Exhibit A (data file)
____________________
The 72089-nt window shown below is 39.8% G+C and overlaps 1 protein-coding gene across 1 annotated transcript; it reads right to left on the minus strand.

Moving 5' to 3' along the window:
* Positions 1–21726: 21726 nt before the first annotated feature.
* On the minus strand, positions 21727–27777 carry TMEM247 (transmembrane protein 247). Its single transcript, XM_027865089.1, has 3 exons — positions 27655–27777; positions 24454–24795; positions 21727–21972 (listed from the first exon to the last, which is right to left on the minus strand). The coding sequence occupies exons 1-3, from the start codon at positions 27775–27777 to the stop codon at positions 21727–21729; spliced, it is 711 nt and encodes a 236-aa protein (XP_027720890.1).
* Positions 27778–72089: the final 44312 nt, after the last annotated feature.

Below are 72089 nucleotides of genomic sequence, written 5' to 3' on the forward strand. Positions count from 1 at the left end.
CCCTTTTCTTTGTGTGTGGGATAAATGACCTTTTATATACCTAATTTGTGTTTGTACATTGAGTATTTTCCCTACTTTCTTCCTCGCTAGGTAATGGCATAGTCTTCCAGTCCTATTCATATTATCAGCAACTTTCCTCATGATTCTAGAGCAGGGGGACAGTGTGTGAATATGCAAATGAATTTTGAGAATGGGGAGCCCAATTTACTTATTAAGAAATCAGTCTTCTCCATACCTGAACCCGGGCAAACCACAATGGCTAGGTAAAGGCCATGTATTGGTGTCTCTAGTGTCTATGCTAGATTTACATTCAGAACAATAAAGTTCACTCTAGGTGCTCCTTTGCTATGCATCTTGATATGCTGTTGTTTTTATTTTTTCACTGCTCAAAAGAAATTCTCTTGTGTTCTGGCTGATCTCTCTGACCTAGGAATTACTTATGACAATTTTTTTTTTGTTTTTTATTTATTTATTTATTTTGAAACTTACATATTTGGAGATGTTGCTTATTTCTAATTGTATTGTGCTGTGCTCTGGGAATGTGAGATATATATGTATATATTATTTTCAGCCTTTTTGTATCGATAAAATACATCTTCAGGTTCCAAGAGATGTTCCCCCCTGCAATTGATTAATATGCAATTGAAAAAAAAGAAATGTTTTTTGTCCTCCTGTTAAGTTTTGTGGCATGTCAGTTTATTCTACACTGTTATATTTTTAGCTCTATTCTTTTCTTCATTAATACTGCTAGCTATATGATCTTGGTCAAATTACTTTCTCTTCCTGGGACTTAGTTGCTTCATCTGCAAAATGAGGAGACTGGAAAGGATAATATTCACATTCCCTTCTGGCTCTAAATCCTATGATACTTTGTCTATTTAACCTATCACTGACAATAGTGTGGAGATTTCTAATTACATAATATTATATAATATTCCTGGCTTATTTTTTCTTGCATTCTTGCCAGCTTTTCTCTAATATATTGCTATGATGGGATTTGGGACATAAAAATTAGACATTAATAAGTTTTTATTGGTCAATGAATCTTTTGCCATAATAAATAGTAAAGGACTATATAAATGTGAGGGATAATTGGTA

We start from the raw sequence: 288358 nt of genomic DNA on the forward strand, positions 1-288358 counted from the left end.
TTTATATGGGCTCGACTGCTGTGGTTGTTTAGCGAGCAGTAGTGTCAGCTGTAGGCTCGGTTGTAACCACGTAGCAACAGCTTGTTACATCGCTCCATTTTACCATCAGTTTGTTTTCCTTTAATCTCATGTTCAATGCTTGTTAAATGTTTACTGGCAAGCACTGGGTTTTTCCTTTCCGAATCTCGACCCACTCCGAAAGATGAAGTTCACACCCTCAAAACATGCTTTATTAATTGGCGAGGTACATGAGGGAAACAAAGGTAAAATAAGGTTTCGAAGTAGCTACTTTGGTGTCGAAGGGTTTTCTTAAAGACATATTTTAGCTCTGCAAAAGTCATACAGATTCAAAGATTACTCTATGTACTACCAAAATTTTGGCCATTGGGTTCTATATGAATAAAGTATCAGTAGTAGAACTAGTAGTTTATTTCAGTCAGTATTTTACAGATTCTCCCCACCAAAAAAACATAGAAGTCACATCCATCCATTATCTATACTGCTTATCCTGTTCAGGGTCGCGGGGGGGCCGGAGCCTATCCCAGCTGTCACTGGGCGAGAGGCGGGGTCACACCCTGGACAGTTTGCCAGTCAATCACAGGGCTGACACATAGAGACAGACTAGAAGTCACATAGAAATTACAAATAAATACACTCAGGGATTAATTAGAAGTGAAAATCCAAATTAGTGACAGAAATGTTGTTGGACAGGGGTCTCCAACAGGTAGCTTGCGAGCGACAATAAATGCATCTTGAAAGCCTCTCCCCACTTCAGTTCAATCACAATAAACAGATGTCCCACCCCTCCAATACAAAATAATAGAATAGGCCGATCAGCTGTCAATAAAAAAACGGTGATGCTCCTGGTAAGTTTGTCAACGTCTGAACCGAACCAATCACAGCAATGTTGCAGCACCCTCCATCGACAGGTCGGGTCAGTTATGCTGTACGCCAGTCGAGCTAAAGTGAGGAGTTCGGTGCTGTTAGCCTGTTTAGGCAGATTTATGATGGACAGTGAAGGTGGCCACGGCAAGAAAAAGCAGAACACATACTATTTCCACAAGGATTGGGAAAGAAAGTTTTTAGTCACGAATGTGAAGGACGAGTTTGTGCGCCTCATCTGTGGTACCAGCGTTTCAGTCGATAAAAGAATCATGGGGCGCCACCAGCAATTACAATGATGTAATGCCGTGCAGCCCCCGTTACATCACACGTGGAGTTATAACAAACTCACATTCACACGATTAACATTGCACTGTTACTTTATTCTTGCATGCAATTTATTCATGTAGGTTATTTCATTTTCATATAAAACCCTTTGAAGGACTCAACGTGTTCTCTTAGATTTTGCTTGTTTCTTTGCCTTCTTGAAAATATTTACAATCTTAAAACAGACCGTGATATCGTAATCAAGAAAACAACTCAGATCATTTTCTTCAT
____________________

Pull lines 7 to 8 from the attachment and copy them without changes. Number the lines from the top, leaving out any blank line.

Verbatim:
CCCTTTTCTTTGTGTGTGGGATAAATGACCTTTTATATACCTAATTTGTGTTTGTACATTGAGTATTTTCCCTACTTTCTTCCTCGCTAGGTAATGGCATAGTCTTCCAGTCCTATTCATATTATCAGCAACTTTCCTCATGATTCTAGAGCAGGGGGACAGTGTGTGAATATGCAAATGAATTTTGAGAATGGGGAGCCCAATTTACTTATTAAGAAATCAGTCTTCTCCATACCTGAACCCGGGCAAACCACAATGGCTAGGTAAAGGCCATGTATTGGTGTCTCTAGTGTCTATGCTAGATTTACATTCAGAACAATAAAGTTCACTCTAGGTGCTCCTTTGCTATGCATCTTGATATGCTGTTGTTTTTATTTTTTCACTGCTCAAAAGAAATTCTCTTGTGTTCTGGCTGATCTCTCTGACCTAGGAATTACTTATGACAATTTTTTTTTTGTTTTTTATTTATTTATTTATTTTGAAACTTACATATTTGGAGATGTTGCTTATTTCTAATTGTATTGTGCTGTGCTCTGGGAATGTGAGATATATATGTATATATTATTTTCAGCCTTTTTGTATCGATAAAATACATCTTCAGGTTCCAAGAGATGTTCCCCCCTGCAATTGATTAATATGCAATTGAAAAAAAAGAAATGTTTTTTGTCCTCCTGTTAAGTTTTGTGGCATGTCAGTTTATTCTACACTGTTATATTTTTAGCTCTATTCTTTTCTTCATTAATACTGCTAGCTATATGATCTTGGTCAAATTACTTTCTCTTCCTGGGACTTAGTTGCTTCATCTGCAAAATGAGGAGACTGGAAAGGATAATATTCACATTCCCTTCTGGCTCTAAATCCTATGATACTTTGTCTATTTAACCTATCACTGACAATAGTGTGGAGATTTCTAATTACATAATATTATATAATATTCCTGGCTTATTTTTTCTTGCATTCTTGCCAGCTTTTCTCTAATATATTGCTATGATGGGATTTGGGACATAAAAATTAGACATTAATAAGTTTTTATTGGTCAATGAATCTTTTGCCATAATAAATAGTAAAGGACTATATAAATGTGAGGGATAATTGGTA

We start from the raw sequence: 288358 nt of genomic DNA on the forward strand, positions 1-288358 counted from the left end.